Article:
Produced by Generations United,  The State of Grandfamilies in America 2015 identifies key state laws and policies designed to address barriers and to better support grandparents and other relatives raising children. The report finds that almost 65% of children in grandfamilies (or kinship care) live in states that have enacted only half or fewer of the key laws and policies that could support them. The report offers recommendations to help guide the development of supportive federal and state policies and services for grandfamilies. 

Trends in U.S. Adoptions: 2008-2012
This report, released by Child Welfare Information Gateway, presents data on adoptions in the United States during 2008 to 2012. Data for this report were obtained from multiple sources, including state courts, state departments of social services, state bureaus of vital records, and the federal government. According to the report, 119,514 children were adopted in the United States in 2012, representing a 14% and 15% decrease compared to 2008 and 2001, respectively.

The practice of institutionalizing abandoned or orphaned infants and children remains common in many parts of the world, despite well-documented evidence of the physical and psychological harms that result. Institutional care is associated with social and cognitive deprivation as a result of high child-to-caregiver ratios or highly regimented schedules with extended periods where children are left alone. The Bucharest Early Intervention Project (BEIP) examined the outcomes for children who were originally placed in institutions in Romania; these children were randomized into two groups and followed longitudinally, with some later being moved into foster care and others remaining in institutional care. This particular study reports on the brain electrical activity ("EEG") of 12-year-old children in this study, in order to examine the impact of movement to foster care after early psychological deprivation as a result of institutionalization. 
 
This article reports selected results from a mapping review of research on child maltreatment conducted in the United Kingdom between January 2010 and December 2014. The purpose of the review was to develop a typology of child protection research and to describe the features and patterns of empirical research undertaken recently in the UK in order to inform a future research agenda. The paper reports the maltreatment types, substantive topics, and research designs used, and it identifies a number of challenges for the field including the need for conceptual clarity regarding types of abuse.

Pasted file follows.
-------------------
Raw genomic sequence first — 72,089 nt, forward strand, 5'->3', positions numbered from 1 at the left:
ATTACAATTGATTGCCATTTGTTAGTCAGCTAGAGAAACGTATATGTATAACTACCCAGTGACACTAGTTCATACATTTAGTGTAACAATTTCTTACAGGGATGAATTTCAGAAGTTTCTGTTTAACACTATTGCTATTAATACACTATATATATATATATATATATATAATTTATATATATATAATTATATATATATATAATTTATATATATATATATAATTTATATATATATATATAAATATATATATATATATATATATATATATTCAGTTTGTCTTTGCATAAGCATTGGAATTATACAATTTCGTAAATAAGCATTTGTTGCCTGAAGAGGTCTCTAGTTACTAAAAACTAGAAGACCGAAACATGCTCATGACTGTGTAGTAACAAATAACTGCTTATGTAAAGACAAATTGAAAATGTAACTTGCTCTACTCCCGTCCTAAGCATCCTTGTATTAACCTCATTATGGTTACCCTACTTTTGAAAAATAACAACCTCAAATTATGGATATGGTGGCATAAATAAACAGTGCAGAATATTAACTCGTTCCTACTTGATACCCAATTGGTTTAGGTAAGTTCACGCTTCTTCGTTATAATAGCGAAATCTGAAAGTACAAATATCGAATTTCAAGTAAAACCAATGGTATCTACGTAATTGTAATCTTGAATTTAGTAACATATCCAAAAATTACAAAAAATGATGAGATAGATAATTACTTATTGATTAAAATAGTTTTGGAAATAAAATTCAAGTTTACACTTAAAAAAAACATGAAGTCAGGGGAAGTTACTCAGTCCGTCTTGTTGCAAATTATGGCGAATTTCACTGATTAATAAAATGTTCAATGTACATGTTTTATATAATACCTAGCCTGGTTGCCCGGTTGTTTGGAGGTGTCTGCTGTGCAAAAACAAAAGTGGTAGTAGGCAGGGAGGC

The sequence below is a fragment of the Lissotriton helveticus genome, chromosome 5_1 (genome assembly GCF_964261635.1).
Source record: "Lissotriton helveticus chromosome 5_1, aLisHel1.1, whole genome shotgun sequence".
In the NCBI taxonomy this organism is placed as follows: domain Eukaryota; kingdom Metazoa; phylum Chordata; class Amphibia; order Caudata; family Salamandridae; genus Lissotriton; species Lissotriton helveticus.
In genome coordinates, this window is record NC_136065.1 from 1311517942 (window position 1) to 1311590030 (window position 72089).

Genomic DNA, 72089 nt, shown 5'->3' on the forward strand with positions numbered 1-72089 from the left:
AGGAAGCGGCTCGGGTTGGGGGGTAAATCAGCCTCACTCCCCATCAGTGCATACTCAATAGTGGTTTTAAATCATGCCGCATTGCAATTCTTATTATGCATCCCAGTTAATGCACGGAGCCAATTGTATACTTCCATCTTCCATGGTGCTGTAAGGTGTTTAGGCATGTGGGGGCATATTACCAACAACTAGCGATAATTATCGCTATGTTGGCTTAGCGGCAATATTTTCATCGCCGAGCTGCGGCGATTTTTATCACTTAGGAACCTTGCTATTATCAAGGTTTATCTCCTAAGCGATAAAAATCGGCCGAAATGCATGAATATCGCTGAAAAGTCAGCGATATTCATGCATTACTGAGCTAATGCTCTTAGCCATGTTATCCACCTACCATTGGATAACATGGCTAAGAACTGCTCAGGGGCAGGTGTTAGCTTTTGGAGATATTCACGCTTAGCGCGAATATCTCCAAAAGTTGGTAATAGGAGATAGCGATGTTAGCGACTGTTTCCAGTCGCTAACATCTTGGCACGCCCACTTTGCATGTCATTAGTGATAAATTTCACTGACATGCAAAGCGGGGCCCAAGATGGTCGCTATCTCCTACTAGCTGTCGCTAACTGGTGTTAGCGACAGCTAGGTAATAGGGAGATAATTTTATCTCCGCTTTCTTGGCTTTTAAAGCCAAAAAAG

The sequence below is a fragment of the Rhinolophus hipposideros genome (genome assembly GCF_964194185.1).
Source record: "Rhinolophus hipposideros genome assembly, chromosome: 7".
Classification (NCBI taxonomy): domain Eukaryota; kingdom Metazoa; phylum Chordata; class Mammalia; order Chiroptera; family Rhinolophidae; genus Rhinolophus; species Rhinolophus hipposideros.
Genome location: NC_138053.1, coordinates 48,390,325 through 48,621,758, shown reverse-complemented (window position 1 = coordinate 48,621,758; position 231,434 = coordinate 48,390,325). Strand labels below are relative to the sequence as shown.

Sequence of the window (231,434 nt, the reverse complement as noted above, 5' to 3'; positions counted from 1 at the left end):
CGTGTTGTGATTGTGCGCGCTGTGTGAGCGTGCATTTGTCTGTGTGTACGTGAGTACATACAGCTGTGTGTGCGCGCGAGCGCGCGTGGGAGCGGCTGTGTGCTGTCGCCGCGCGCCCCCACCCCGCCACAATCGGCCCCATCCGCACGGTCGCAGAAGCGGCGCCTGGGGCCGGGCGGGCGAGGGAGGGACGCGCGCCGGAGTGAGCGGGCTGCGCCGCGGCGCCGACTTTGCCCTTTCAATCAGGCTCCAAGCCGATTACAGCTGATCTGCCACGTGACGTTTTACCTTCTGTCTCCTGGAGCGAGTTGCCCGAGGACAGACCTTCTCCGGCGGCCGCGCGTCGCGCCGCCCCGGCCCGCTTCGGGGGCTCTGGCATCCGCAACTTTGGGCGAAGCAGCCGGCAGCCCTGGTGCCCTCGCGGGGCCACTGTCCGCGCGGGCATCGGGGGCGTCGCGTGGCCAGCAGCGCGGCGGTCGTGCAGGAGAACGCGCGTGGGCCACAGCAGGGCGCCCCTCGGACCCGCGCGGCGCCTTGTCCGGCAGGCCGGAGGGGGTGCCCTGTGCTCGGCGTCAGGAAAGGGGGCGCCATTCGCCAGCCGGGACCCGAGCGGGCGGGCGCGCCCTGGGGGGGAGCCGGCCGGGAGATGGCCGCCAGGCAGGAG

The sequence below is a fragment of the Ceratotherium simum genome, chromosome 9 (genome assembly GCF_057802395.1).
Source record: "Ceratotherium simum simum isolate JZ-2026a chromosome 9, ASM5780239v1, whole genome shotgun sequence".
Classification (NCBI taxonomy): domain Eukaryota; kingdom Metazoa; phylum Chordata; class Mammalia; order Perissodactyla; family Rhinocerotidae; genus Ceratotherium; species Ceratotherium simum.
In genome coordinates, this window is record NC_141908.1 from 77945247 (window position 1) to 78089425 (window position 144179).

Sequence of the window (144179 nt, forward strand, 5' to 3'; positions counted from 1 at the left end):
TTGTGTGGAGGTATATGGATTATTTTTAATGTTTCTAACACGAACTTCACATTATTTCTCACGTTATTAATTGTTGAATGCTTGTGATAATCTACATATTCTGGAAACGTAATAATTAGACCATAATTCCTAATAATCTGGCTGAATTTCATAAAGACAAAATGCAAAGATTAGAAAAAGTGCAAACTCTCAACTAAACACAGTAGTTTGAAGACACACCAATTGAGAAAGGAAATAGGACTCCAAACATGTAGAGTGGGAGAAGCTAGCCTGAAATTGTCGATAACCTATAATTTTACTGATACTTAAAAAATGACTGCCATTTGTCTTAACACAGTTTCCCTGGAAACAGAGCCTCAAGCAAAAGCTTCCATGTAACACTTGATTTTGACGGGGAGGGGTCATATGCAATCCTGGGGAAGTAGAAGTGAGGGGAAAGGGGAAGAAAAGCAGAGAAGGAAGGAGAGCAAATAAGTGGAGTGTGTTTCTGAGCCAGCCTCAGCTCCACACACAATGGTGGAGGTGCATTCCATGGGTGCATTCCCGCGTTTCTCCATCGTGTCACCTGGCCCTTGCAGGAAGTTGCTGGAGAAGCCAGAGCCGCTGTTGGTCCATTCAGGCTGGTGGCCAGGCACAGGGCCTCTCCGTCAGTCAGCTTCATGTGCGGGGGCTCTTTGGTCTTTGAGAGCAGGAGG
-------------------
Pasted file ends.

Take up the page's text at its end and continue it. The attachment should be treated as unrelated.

Policies and Standards
This is a chapter from the new book, Geographies of Children and Young People: Conflicts, Violence and Peace (2016). While scholars and activists from multiple disciplines have reported on many aspects of orphan policy and the international adoption industry, there has been little synthesis of this information and its implications for global child protection. The chapter discusses how some individuals and charitable organizations have  encouraged the  growth of an "orphan industrial complex," which is jeopardizing child protection and driving the "production" of orphans.

Children who are affected by war suffer psychosocial distress stemming from problems such as family separation, displacement, loss of family and home, sexual abuse and violence, recruitment into armed forces or groups, trafficking, and HIV and AIDS, among others. Current research indicates the value of a strengths-based approach that supports children's resilience.  This paper analyzes how community-based child protection mechanisms are a cornerstone of prevention efforts, and views community-based action as a particularly valuable source for strengths-based support for war-affected children. 

This study used a secondary analysis of data from 2003 to 2013 to better understand the situation of children temporarily abandoned in Romania. It looked at data for children aged 0-3 years who were abandoned in different hospital units or institutionalized in public orphanages or public and private foster care institutions.  The results showed that, despite recent initiatives to prevent child abandonment and to encourage deinstitutionalization of children, the problem persists in Romania. However, the total number of institutionalized children decreased from 32,171 children in 2003 down to 18,793 in 2013. In addition, the number of 0-3 year old children from public orphanages has decreased steadily from 2003 to 2006, which the author attributed to measures taken to promote the maintaining of families and prevention of child abandonment.